Dognapping for ransom

Discussion in 'Dog Chat' started by Corzhens, May 30, 2016.

  1. Corzhens

    Corzhens Well-Known Member

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    Not too long ago, there was this news report about a missing dog that appeared to be dognapped for ransom. I was not able to follow the sequel to that news. However, when I went to the nearby salon, there was this talk similar to the news. Their imported dog (breed unclear) was missing and later on they noticed a small paper taped on the gate about a ransom and some instructions. Eventually, the dognapper got connected to the phone of the owner for the negotiation. The dog was returned after the owner had paid a handsome ransom.

    The owner did not report the incident to the police because the dognapper had warned them. If it can happen to them, then it can also happen to us, that's the consensus in the salon. And the best thing is to keep your pets inside and let them loose only when under the supervision of humans.
     
    Corzhens, May 30, 2016
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  2. Corzhens

    IcyBC Well-Known Member

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    Oh wow..I can imagine it happens especially when the dog is imported. The kidnapper must believe the owner of the dog has money, which usually is true. The dognappers are smart and probably will only go after people with high status.

    If someone kidnapped Capone, I am sure they won't go for ransom but they will toss him in the ring to fight, and that won't be a good thing either.
     
    IcyBC, May 30, 2016
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  3. Corzhens

    amelia88 Well-Known Member

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    Thankfully that doesn't seem to be a thing here in Japan. I've heard of it though when I've lived in the States - people would literally put Facebook posts up telling people to keep their dogs inside as there was word of dognapping in the area.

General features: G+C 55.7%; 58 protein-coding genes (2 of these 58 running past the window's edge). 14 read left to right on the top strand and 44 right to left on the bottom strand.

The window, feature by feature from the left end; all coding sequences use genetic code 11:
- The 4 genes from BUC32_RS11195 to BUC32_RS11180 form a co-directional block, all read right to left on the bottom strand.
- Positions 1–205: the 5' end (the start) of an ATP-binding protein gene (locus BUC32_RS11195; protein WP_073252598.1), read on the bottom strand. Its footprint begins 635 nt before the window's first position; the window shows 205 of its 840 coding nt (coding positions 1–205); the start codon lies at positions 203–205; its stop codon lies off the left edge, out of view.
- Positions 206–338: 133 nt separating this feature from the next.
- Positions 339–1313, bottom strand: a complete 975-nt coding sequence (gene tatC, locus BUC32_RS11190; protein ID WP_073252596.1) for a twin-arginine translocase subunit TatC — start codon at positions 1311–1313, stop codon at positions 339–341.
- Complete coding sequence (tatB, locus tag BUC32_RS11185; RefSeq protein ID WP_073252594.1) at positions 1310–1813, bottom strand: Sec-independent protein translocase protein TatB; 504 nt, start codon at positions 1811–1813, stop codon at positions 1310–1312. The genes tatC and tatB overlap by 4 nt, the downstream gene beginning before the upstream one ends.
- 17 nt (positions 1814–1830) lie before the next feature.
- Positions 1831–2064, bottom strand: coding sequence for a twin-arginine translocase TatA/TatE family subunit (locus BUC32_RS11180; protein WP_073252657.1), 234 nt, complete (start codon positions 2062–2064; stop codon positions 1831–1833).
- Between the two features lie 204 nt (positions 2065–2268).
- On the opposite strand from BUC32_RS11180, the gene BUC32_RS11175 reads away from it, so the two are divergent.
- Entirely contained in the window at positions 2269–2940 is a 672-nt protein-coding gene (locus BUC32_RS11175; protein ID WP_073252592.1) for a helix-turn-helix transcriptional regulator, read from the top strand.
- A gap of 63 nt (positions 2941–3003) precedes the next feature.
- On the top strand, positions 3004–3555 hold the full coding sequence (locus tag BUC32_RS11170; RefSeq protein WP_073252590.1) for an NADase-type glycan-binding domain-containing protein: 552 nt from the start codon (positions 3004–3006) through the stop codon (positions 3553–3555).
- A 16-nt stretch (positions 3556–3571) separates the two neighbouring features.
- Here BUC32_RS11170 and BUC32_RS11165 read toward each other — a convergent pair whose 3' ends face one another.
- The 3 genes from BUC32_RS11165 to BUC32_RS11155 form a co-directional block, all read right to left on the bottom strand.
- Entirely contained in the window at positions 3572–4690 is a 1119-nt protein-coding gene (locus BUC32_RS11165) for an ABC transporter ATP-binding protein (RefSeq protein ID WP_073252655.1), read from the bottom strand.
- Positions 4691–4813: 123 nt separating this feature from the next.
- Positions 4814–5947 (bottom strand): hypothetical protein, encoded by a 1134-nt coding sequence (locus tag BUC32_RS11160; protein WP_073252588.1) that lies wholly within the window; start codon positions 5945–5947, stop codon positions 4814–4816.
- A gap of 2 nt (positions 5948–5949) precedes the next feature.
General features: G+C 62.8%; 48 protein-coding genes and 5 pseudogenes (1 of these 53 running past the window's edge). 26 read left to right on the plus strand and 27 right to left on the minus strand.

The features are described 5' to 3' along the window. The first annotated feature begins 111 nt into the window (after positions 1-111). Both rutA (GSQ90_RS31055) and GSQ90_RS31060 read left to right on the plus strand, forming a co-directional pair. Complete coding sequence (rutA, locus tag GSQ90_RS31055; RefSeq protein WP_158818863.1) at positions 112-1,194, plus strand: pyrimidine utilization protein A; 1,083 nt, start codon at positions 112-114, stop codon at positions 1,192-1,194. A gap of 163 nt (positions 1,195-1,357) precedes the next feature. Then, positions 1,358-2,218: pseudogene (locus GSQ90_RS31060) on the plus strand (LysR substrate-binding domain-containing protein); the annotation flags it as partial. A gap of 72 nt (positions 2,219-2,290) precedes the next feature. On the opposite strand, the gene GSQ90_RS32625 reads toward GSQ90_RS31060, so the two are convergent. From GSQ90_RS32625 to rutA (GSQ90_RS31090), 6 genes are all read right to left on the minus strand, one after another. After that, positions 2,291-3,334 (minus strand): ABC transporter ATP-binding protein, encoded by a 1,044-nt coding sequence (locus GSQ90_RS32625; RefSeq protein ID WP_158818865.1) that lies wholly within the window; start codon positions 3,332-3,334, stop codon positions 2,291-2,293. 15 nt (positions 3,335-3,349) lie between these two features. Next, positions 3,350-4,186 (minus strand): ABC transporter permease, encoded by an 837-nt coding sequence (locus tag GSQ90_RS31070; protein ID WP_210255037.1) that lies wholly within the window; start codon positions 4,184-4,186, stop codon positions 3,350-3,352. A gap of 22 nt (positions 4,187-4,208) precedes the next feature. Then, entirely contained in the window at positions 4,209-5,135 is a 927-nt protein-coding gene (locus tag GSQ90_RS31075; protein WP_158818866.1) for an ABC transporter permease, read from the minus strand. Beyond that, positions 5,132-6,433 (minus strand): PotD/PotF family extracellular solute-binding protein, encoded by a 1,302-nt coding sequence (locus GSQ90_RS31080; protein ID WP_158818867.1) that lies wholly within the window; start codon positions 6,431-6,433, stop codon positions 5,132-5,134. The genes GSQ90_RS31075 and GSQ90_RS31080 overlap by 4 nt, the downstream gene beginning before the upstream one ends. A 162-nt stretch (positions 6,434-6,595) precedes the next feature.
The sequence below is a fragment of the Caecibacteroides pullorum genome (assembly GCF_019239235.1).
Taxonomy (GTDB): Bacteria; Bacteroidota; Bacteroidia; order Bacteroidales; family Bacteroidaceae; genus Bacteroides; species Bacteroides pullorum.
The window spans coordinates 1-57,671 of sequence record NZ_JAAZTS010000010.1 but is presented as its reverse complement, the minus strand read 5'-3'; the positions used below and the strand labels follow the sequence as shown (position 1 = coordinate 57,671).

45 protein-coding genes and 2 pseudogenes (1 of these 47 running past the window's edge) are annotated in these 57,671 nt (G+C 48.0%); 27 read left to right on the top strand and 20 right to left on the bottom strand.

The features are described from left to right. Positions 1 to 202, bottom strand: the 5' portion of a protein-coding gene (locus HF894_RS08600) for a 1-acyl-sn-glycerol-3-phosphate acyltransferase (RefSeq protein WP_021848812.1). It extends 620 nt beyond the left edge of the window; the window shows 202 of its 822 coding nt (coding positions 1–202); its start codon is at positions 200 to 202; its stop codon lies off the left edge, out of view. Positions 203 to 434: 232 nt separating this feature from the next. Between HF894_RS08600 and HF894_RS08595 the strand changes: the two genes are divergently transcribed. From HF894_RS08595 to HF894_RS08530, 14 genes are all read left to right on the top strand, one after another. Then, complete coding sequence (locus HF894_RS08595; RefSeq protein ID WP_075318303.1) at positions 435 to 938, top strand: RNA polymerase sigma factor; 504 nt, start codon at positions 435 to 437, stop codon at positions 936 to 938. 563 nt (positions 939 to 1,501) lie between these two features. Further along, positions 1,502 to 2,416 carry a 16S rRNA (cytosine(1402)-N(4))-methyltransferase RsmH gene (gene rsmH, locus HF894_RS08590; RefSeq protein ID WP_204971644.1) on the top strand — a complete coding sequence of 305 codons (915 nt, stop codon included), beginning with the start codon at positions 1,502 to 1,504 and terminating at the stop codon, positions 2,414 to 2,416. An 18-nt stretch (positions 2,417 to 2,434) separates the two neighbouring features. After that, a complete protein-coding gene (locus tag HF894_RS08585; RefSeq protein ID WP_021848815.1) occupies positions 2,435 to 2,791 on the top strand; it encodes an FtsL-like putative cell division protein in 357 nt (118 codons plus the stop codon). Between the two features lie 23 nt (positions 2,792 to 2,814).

It seems to be the case though that in the US people were dognapping simply to get purebred dogs and probably on-sell them. Puppies especially seemed to be targeted - heartbreaking that people just want to make money off animals and don't realize they are valued members of the family!
     
    amelia88, Jun 9, 2016
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  4. Corzhens

    IcyBC Well-Known Member

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    Just for the sake of argument, when it comes to money, it is the strongest motive and powerful thing in this world. It even involves murder as you already hear and know.

    However, they are not to blame completely and totally. I would put the blame on the PEOPLE WHO ARE WILLING TO PAY FOR THE PUPPIES also. So if these people ever get caught, the breeder should get a HEFTY FEES, and the BUYER should get a hefty fees too. After all, the buyers are the people who motivates and encourage this business.
     
    IcyBC, Jun 9, 2016
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  5. Corzhens

    remnant Well-Known Member

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    I am familiar with a similar case in my area. I had connected teenage stranger to a job at an acquaintance's homestead after he approached me with a job request. Two days later, the lad had stolen household property including the pet, a big dog. How he managed to do this remains unclear though he was arrested on his way to sell the dog to the police!